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jimbies
Metalhead

Joined: Thu Jul 21, 2016 2:52 pm
Posts: 1425
Location: Ontario, Canada
PostPosted: Mon Sep 23, 2019 10:10 am 
 

I have no scientific proof or any way to back up my wild claim, but I'd argue metal is bigger now than it was 20 years ago when I was in high school. (I can't believe I was in high school 20 years ago holy FUCKING CRISIS)

But yeah, I mean in the time span of 1999-2002, finding an In Flames record where I lived was a chore. Bands that are now selling out bigger clubs and halls were struggling to play in small bars. I remember seeing Opeth in early 2006 in a bar that held a couple hundred people and they had Devin Townsend and Dark Tranquillity opening. I know there are still thousands and thousands of bands playing small bars, so like I said I have no scientific proof of any of this, but it seems generally bigger to me now.

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droneriot
incelgender

Joined: Sat Aug 28, 2004 1:17 pm
Posts: 8981
Location: Spahn Ranch
PostPosted: Mon Sep 23, 2019 10:11 am 
 

1999-2002 was when it started getting really big around here because that's around when all the big festivals started.
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ModusOperandi
Metalhead

Joined: Thu May 06, 2010 12:52 am
Posts: 1405
PostPosted: Mon Sep 23, 2019 10:56 am 
 

Metal is fine, and there's probably not a good reason for it to be any more mainstream than it is thanks to how music and information is cultivated and curated through this very user-friendly internet.

You see all those FM radio rock bands and tired parodies of metal in pop culture? There would just be even more of them than there's already been. That's all the industry will allow for, and that's all the most average common denominator can handle.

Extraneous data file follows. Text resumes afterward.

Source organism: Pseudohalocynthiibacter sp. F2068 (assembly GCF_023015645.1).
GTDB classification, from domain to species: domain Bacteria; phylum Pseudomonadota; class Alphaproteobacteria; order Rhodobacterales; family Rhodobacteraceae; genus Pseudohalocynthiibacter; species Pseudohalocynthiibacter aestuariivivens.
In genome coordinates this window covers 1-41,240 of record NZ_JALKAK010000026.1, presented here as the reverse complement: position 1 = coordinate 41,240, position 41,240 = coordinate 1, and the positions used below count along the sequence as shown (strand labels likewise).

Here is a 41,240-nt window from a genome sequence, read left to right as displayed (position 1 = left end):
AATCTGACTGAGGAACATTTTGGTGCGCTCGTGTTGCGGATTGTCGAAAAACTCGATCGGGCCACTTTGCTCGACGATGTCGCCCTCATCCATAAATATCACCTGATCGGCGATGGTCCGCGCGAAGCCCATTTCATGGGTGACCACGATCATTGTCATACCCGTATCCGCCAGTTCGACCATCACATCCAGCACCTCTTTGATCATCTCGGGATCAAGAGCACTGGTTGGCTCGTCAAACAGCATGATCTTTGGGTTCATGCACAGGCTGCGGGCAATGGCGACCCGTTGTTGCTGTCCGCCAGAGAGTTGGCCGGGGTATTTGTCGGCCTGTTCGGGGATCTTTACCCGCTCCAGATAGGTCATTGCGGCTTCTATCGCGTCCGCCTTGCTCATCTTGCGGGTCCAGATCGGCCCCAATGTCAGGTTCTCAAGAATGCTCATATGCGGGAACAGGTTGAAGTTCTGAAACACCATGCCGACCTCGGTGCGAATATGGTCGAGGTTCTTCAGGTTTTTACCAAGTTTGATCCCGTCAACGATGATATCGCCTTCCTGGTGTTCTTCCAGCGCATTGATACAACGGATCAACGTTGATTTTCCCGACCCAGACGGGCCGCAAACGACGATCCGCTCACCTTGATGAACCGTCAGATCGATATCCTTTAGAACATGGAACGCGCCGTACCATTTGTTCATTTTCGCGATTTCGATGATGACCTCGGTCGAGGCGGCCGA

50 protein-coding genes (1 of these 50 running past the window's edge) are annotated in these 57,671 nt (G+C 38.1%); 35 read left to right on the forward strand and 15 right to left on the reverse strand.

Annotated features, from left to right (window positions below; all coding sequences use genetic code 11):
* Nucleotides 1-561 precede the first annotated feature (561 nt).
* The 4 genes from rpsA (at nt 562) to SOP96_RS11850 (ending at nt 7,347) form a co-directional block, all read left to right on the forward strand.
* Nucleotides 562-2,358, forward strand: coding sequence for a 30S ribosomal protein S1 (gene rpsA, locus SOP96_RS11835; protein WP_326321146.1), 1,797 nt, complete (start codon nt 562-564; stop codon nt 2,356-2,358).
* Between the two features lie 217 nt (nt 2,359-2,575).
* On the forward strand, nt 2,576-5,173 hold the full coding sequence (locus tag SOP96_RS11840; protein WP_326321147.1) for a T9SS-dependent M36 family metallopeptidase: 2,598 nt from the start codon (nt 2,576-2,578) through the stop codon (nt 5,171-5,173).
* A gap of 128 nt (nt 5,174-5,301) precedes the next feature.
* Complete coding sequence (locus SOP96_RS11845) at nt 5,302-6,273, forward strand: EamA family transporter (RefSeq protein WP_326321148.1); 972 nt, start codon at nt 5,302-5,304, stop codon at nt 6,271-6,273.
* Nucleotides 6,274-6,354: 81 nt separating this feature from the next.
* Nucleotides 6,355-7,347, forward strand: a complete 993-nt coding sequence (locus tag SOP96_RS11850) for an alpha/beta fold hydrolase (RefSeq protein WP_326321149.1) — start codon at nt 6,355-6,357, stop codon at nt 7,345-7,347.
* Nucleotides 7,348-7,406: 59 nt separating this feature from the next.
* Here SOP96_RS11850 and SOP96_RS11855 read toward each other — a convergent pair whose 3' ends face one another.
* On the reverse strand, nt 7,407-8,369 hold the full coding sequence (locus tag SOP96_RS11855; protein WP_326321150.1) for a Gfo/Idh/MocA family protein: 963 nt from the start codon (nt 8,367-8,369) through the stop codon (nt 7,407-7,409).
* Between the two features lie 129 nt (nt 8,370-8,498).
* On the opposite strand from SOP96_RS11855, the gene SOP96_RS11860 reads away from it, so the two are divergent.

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BURlAL
Metalhead

Joined: Fri May 21, 2010 11:32 pm
Posts: 462
PostPosted: Mon Sep 23, 2019 2:38 pm 
 

Neither, metal just isnt meant to be mainstream.

I think Ozzys guest vocals on that pop/rap dudes song is all the proof we need. If your average person doesnt know who Ozzy is by now, after his long/successful career, then theres no hope for metal.

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Twisted_Psychology
Metal freak

Joined: Sat May 16, 2009 8:22 pm
Posts: 4730
Location: United States
PostPosted: Mon Sep 23, 2019 3:46 pm 
 

BURlAL wrote:
I think Ozzys guest vocals on that pop/rap dudes song is all the proof we need. If your average person doesnt know who Ozzy is by now, after his long/successful career, then theres no hope for metal.


So did you talk to any actual people who didn't recognize Ozzy or are you just going by strawmen on Facebook and Twitter?